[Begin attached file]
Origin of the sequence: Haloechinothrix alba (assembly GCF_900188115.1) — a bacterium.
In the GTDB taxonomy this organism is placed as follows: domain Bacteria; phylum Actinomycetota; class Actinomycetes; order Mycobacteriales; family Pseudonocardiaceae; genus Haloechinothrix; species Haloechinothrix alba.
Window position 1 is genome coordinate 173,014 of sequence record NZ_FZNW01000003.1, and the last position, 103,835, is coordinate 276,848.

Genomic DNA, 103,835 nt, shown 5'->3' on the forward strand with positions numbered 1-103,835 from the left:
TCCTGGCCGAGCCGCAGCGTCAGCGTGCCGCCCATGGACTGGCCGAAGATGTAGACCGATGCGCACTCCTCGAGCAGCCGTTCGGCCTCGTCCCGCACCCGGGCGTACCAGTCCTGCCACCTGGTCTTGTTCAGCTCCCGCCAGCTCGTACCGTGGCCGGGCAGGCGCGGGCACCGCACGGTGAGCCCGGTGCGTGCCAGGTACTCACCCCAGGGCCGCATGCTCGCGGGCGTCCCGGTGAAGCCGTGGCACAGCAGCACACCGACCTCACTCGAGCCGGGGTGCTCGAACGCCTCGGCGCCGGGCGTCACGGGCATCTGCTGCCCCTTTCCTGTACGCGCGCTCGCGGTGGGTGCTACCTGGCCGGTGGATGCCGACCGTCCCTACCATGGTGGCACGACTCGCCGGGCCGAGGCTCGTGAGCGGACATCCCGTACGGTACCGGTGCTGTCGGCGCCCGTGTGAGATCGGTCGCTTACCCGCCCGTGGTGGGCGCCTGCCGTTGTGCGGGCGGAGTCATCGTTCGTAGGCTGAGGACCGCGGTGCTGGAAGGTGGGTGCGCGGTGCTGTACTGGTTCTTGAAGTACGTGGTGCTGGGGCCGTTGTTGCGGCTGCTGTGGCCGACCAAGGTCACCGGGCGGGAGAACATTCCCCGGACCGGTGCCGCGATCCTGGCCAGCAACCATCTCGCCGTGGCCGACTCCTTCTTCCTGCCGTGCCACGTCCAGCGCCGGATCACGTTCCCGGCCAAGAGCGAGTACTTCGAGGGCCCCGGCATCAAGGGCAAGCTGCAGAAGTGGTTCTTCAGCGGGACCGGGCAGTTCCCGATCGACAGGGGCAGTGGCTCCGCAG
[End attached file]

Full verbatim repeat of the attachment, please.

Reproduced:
Origin of the sequence: Haloechinothrix alba (assembly GCF_900188115.1) — a bacterium.
In the GTDB taxonomy this organism is placed as follows: domain Bacteria; phylum Actinomycetota; class Actinomycetes; order Mycobacteriales; family Pseudonocardiaceae; genus Haloechinothrix; species Haloechinothrix alba.
Window position 1 is genome coordinate 173,014 of sequence record NZ_FZNW01000003.1, and the last position, 103,835, is coordinate 276,848.

Genomic DNA, 103,835 nt, shown 5'->3' on the forward strand with positions numbered 1-103,835 from the left:
TCCTGGCCGAGCCGCAGCGTCAGCGTGCCGCCCATGGACTGGCCGAAGATGTAGACCGATGCGCACTCCTCGAGCAGCCGTTCGGCCTCGTCCCGCACCCGGGCGTACCAGTCCTGCCACCTGGTCTTGTTCAGCTCCCGCCAGCTCGTACCGTGGCCGGGCAGGCGCGGGCACCGCACGGTGAGCCCGGTGCGTGCCAGGTACTCACCCCAGGGCCGCATGCTCGCGGGCGTCCCGGTGAAGCCGTGGCACAGCAGCACACCGACCTCACTCGAGCCGGGGTGCTCGAACGCCTCGGCGCCGGGCGTCACGGGCATCTGCTGCCCCTTTCCTGTACGCGCGCTCGCGGTGGGTGCTACCTGGCCGGTGGATGCCGACCGTCCCTACCATGGTGGCACGACTCGCCGGGCCGAGGCTCGTGAGCGGACATCCCGTACGGTACCGGTGCTGTCGGCGCCCGTGTGAGATCGGTCGCTTACCCGCCCGTGGTGGGCGCCTGCCGTTGTGCGGGCGGAGTCATCGTTCGTAGGCTGAGGACCGCGGTGCTGGAAGGTGGGTGCGCGGTGCTGTACTGGTTCTTGAAGTACGTGGTGCTGGGGCCGTTGTTGCGGCTGCTGTGGCCGACCAAGGTCACCGGGCGGGAGAACATTCCCCGGACCGGTGCCGCGATCCTGGCCAGCAACCATCTCGCCGTGGCCGACTCCTTCTTCCTGCCGTGCCACGTCCAGCGCCGGATCACGTTCCCGGCCAAGAGCGAGTACTTCGAGGGCCCCGGCATCAAGGGCAAGCTGCAGAAGTGGTTCTTCAGCGGGACCGGGCAGTTCCCGATCGACAGGGGCAGTGGCTCCGCAG